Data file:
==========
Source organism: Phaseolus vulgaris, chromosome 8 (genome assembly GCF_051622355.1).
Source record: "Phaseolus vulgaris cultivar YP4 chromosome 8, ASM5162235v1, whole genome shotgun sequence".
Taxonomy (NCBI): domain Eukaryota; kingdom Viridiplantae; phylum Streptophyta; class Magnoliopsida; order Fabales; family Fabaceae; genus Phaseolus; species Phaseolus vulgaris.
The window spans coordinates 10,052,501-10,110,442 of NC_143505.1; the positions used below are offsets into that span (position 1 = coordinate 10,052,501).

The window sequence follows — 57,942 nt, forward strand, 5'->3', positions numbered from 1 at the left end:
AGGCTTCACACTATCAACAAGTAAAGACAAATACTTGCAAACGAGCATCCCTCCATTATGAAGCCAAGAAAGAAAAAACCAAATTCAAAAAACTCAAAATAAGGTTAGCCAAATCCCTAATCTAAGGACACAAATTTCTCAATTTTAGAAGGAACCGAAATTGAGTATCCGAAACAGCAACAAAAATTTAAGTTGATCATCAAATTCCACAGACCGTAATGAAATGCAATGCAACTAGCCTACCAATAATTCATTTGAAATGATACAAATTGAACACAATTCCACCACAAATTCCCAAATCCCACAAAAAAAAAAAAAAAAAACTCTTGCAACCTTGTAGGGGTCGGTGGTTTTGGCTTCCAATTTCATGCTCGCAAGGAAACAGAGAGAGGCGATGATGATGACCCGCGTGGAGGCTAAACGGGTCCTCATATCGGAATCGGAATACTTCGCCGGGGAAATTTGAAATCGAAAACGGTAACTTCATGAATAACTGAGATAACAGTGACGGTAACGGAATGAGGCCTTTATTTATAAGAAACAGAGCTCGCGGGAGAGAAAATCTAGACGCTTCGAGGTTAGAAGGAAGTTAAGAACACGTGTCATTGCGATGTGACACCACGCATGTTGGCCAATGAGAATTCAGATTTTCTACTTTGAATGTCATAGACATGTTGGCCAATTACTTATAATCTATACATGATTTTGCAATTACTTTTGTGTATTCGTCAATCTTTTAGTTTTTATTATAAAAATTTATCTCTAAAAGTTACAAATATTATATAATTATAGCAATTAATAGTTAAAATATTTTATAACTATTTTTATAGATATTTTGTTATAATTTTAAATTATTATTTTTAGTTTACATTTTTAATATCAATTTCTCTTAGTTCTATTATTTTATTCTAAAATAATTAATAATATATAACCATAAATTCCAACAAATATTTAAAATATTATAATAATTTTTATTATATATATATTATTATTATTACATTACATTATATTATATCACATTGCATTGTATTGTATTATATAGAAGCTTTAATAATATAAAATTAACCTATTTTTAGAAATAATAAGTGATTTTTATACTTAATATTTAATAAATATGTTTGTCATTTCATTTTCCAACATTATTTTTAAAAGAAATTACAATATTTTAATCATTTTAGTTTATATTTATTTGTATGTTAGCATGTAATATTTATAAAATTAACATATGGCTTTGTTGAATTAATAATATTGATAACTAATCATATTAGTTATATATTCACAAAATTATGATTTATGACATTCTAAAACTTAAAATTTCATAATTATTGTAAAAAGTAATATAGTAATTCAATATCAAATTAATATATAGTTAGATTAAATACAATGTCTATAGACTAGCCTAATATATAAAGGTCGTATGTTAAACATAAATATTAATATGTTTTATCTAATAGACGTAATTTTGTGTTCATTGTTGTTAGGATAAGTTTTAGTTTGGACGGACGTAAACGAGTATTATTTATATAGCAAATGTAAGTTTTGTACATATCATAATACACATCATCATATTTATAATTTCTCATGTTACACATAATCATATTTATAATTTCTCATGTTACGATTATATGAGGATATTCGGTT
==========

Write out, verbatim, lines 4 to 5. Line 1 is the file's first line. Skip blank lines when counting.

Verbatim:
The window spans coordinates 10,052,501-10,110,442 of NC_143505.1; the positions used below are offsets into that span (position 1 = coordinate 10,052,501).

The window sequence follows — 57,942 nt, forward strand, 5'->3', positions numbered from 1 at the left end: